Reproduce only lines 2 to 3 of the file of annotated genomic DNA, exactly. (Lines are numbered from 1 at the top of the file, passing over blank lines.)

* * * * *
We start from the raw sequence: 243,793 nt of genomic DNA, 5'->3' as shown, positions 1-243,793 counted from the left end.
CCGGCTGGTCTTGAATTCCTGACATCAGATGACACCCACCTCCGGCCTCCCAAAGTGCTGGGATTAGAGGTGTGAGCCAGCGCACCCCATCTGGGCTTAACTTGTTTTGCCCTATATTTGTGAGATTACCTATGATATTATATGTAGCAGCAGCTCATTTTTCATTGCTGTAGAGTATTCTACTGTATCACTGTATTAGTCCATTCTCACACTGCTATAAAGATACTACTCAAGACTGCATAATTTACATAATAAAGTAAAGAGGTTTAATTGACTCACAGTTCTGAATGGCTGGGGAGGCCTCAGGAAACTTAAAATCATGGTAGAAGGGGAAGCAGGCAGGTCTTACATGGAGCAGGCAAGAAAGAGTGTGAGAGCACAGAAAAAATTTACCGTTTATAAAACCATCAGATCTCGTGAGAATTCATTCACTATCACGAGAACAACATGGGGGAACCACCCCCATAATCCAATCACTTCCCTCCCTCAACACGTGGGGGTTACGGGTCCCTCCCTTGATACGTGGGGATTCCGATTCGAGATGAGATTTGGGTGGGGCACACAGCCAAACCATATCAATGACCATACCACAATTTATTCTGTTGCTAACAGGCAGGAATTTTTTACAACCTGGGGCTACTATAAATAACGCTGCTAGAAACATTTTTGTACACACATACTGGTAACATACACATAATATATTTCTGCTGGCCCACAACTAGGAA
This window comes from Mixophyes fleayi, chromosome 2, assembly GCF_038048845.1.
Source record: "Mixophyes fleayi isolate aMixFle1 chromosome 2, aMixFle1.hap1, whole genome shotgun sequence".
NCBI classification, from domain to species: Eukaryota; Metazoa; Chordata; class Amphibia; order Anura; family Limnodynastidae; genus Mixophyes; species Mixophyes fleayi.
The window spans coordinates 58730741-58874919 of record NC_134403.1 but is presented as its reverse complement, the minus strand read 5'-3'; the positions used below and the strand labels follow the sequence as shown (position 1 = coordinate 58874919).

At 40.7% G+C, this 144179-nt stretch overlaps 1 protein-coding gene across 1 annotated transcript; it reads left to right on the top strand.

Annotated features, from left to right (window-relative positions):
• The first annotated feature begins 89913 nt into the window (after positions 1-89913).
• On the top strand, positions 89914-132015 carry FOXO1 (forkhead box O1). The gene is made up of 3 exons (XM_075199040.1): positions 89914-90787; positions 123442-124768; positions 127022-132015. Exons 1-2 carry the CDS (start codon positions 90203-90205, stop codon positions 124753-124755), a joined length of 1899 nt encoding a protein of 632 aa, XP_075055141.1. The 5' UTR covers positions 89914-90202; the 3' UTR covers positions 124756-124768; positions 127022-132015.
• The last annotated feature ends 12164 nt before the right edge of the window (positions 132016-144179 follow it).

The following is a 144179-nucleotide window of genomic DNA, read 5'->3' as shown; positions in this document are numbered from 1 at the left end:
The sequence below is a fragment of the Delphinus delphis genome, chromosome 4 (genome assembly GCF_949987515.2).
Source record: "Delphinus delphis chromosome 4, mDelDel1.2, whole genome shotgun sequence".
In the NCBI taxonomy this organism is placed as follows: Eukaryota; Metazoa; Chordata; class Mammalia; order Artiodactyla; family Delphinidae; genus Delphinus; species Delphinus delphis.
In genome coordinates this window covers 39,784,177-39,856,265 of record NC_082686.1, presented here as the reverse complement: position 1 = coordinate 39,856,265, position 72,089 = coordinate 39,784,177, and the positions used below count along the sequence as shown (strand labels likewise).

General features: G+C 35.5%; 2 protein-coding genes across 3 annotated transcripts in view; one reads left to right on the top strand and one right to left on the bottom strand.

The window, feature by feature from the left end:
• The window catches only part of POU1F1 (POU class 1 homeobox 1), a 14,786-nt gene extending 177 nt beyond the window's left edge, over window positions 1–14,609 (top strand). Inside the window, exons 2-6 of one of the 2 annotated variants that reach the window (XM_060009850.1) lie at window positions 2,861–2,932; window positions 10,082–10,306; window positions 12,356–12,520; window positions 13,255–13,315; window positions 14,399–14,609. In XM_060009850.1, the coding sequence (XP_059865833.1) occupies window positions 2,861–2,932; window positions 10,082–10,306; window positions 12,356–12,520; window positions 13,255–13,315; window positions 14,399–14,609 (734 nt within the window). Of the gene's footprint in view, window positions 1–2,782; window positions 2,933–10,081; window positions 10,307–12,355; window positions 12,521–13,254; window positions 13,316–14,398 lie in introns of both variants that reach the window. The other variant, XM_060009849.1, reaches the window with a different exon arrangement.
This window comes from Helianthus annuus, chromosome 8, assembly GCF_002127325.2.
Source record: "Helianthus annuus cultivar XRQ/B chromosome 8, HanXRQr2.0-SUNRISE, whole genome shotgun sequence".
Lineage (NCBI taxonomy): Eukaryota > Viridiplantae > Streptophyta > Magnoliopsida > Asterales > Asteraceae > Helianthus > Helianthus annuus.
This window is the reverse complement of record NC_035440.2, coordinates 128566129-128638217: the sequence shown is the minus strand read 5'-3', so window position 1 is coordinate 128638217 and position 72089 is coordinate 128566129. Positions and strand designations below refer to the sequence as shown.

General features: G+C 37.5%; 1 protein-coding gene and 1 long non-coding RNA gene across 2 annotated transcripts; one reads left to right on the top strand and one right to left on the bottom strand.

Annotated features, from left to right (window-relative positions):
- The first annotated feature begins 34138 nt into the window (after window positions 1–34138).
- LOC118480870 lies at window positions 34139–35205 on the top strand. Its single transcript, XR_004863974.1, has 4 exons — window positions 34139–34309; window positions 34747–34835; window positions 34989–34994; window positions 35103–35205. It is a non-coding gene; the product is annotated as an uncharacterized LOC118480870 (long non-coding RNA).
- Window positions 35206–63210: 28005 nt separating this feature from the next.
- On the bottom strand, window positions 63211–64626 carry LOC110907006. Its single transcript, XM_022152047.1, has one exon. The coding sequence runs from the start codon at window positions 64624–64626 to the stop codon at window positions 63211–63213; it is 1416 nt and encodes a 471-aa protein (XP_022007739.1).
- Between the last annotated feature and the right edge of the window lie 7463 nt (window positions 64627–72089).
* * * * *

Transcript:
CCGGCTGGTCTTGAATTCCTGACATCAGATGACACCCACCTCCGGCCTCCCAAAGTGCTGGGATTAGAGGTGTGAGCCAGCGCACCCCATCTGGGCTTAACTTGTTTTGCCCTATATTTGTGAGATTACCTATGATATTATATGTAGCAGCAGCTCATTTTTCATTGCTGTAGAGTATTCTACTGTATCACTGTATTAGTCCATTCTCACACTGCTATAAAGATACTACTCAAGACTGCATAATTTACATAATAAAGTAAAGAGGTTTAATTGACTCACAGTTCTGAATGGCTGGGGAGGCCTCAGGAAACTTAAAATCATGGTAGAAGGGGAAGCAGGCAGGTCTTACATGGAGCAGGCAAGAAAGAGTGTGAGAGCACAGAAAAAATTTACCGTTTATAAAACCATCAGATCTCGTGAGAATTCATTCACTATCACGAGAACAACATGGGGGAACCACCCCCATAATCCAATCACTTCCCTCCCTCAACACGTGGGGGTTACGGGTCCCTCCCTTGATACGTGGGGATTCCGATTCGAGATGAGATTTGGGTGGGGCACACAGCCAAACCATATCAATGACCATACCACAATTTATTCTGTTGCTAACAGGCAGGAATTTTTTACAACCTGGGGCTACTATAAATAACGCTGCTAGAAACATTTTTGTACACACATACTGGTAACATACACATAATATATTTCTGCTGGCCCACAACTAGGAA
This window comes from Mixophyes fleayi, chromosome 2, assembly GCF_038048845.1.